Pakistan ranked 124 out of 180 countries — dropping four spots over last year — in the newly released Corruption Perceptions Index (CPI) by Transparency International, an annual index that ranks countries based on perceptions of public sector corruption.
The 2020 edition of the CPI ranked 180 countries and territories by their perceived levels of public sector corruption, drawing on 13 expert assessments and surveys of business executives.
Denmark and New Zealand topped the index this year, with 88 points each. Syria, Somalia and South Sudan are at the bottom of the chart with 14, 12 and 12 points, respectively.
Last year, Pakistan had ranked 120. On a scale of 0-100, with zero being 'Highly Corrupt' and 100 being 'Very Clean', the country's corruption score stands at 31 — a point lower than last year's 32 — indicating that the perception of corruption in the public sector has worsened slightly.
A reason behind the drop in Pakistan's score on CPI list was its points in the 'Rule of Law Index' and 'Varieties of Democracy' (VDem) categories were lower than last year.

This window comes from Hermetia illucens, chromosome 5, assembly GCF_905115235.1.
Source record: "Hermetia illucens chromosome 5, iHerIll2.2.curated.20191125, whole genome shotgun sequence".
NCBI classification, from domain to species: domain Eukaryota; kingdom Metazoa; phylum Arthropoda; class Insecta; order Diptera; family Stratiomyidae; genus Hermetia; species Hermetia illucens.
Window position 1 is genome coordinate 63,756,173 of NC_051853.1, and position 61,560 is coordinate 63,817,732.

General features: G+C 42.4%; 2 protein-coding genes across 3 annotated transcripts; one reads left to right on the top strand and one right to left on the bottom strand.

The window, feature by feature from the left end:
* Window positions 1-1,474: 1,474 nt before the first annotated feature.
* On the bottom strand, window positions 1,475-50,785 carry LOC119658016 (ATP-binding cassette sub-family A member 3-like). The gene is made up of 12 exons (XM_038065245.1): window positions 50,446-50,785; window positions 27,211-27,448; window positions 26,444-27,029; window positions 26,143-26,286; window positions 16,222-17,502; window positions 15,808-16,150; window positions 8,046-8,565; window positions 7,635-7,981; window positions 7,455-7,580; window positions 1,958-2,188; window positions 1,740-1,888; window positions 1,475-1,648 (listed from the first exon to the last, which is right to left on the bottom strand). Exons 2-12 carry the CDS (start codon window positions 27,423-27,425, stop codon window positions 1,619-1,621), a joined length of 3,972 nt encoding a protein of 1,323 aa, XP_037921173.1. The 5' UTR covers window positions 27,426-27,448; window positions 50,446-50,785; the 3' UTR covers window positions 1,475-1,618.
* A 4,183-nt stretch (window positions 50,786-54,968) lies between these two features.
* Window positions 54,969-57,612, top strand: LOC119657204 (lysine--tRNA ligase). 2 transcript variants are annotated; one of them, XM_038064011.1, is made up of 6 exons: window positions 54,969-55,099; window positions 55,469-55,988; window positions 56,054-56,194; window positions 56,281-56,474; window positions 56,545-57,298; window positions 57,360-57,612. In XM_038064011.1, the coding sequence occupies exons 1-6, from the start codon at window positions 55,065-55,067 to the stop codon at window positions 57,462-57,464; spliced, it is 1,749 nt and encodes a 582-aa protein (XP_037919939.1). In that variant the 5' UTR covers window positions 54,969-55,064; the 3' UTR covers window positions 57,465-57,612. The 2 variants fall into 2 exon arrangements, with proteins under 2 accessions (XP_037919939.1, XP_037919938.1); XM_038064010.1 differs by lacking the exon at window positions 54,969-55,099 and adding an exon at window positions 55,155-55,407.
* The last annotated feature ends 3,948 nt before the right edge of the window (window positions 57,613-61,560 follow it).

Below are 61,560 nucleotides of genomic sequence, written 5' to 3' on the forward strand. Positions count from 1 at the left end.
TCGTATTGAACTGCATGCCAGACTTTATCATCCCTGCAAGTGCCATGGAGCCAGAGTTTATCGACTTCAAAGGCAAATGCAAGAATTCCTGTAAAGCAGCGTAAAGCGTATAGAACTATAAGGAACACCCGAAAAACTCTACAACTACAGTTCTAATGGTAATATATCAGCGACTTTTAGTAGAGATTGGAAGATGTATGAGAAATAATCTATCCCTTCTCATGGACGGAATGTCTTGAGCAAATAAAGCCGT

The questions asked by World Justice Programme (WJP) regarding 'Rule of Law Index' and 'Varieties of Democracy' are about the corruption of government officials viz legislatures, executives, judiciary, police and military, explained Sohail Muzaffar, the chairman of Pakistan's chapter of Transparency International.
The government has to improve its performance in these four sectors, he emphasised.
The increase in corruption perception comes despite the extraordinary efforts of the National Accountability Bureau (NAB) which claims to have recovered Rs363 billion in the last two years and the Public Accounts Committee, which claims to have recovered Rs300 billion over the same period, noted Muzaffar.
Meanwhile, corruption perceptions in other countries in the region including India (40 points), Iran (25 points) and Bangladesh (26 points) improved, even if by small margins. Afghanistan's score (19) has also improved by three points and so did Turkey (40), according to CPI's statistics.
China, with a score of 42, ranks 78 on the list.
In 2020, the CPI focused on the impact of corruption on the response to the Covid-19 pandemic and found that persistent corruption not only undermines healthcare systems but also contributes to democratic backsliding. Countries that performed well on the index generally invest more in healthcare and, therefore, are in a better position to provide coverage to all their citizens. They are also less likely to violate democratic norms and institutions or the rule of law, the report said.
Commenting on the findings, chair of Transparency International, Delia Ferreira Rubio, said: “The past year has tested governments like no other in memory, and those with higher levels of corruption have been less able to meet the challenge. But even those at the top of the CPI must urgently address their role in perpetuating corruption at home and abroad.”